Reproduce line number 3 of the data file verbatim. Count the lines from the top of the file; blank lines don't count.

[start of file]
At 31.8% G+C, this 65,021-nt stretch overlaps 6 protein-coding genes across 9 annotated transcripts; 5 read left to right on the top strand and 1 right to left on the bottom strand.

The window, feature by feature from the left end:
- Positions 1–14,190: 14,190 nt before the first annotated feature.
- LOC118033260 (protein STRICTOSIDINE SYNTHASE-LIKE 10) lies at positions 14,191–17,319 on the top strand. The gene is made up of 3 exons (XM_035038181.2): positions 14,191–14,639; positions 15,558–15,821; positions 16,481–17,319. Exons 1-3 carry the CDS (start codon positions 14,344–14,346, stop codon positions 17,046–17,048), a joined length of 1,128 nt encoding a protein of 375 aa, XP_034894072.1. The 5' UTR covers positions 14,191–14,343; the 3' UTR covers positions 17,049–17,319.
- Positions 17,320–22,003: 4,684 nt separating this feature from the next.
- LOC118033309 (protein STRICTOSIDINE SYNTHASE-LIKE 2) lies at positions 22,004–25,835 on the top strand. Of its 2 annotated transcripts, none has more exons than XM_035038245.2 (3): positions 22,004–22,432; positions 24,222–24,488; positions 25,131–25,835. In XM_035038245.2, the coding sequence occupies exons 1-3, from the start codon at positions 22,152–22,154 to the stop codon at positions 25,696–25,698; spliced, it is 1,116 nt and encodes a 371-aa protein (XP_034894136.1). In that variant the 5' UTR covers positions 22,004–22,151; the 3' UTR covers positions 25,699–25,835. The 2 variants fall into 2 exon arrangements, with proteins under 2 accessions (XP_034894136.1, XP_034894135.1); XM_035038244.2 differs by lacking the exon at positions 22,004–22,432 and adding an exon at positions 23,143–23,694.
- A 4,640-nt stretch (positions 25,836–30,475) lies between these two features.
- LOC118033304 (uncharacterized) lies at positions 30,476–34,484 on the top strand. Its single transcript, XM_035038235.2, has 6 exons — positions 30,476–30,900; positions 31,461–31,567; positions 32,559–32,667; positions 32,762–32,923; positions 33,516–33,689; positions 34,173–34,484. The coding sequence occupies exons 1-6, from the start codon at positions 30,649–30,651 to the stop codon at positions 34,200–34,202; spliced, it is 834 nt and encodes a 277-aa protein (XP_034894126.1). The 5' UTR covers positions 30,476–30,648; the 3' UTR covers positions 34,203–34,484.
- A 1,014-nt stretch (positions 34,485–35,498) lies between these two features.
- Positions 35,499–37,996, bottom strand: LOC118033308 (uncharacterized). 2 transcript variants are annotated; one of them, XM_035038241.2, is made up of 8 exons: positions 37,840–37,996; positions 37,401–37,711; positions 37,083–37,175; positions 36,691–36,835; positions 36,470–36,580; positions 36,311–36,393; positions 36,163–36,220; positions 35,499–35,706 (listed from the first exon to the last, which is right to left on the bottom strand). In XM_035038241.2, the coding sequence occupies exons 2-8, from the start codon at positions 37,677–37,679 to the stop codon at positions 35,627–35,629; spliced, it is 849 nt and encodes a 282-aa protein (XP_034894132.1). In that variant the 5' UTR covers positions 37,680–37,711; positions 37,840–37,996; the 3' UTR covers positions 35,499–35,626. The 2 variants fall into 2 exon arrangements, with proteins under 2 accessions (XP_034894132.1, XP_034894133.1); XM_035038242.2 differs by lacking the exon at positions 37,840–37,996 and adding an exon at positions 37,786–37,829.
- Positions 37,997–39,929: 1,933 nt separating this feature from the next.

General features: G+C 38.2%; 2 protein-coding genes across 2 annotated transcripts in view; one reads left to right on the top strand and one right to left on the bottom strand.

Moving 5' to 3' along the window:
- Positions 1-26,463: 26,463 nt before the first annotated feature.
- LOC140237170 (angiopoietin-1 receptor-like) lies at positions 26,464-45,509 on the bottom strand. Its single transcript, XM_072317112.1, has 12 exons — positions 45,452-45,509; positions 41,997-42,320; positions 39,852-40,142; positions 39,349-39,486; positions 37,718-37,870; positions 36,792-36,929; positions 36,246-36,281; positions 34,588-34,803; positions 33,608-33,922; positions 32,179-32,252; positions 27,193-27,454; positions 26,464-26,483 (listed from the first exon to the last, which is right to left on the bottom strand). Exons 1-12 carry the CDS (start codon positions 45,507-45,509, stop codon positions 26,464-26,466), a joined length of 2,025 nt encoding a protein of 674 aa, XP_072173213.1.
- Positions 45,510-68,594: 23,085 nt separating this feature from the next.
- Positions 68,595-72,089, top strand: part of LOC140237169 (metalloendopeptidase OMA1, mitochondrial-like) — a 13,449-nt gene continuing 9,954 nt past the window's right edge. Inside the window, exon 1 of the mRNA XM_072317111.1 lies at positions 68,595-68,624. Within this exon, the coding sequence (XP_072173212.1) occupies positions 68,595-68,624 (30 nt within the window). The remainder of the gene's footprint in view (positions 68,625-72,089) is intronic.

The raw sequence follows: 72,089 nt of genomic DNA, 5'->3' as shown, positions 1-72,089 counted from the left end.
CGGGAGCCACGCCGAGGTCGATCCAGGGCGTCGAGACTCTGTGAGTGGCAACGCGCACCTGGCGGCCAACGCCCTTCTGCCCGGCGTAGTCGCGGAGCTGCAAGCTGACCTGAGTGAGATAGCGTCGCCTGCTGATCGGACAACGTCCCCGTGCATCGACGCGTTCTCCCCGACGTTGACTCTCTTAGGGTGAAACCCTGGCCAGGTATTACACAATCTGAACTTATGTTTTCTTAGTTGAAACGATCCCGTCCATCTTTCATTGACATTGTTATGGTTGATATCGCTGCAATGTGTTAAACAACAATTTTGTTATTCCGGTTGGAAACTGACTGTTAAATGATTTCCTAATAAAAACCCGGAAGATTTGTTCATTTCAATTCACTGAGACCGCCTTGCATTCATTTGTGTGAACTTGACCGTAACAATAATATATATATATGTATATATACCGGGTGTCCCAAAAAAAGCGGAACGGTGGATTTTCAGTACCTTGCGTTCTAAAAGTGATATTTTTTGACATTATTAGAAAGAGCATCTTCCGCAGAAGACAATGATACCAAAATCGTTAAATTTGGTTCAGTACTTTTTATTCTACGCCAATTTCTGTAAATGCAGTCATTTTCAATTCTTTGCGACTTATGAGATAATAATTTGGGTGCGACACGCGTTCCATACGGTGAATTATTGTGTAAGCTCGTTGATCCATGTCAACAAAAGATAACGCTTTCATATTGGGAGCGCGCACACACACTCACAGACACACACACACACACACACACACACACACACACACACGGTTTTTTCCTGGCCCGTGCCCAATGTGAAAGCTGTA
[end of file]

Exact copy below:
- Positions 1–14,190: 14,190 nt before the first annotated feature.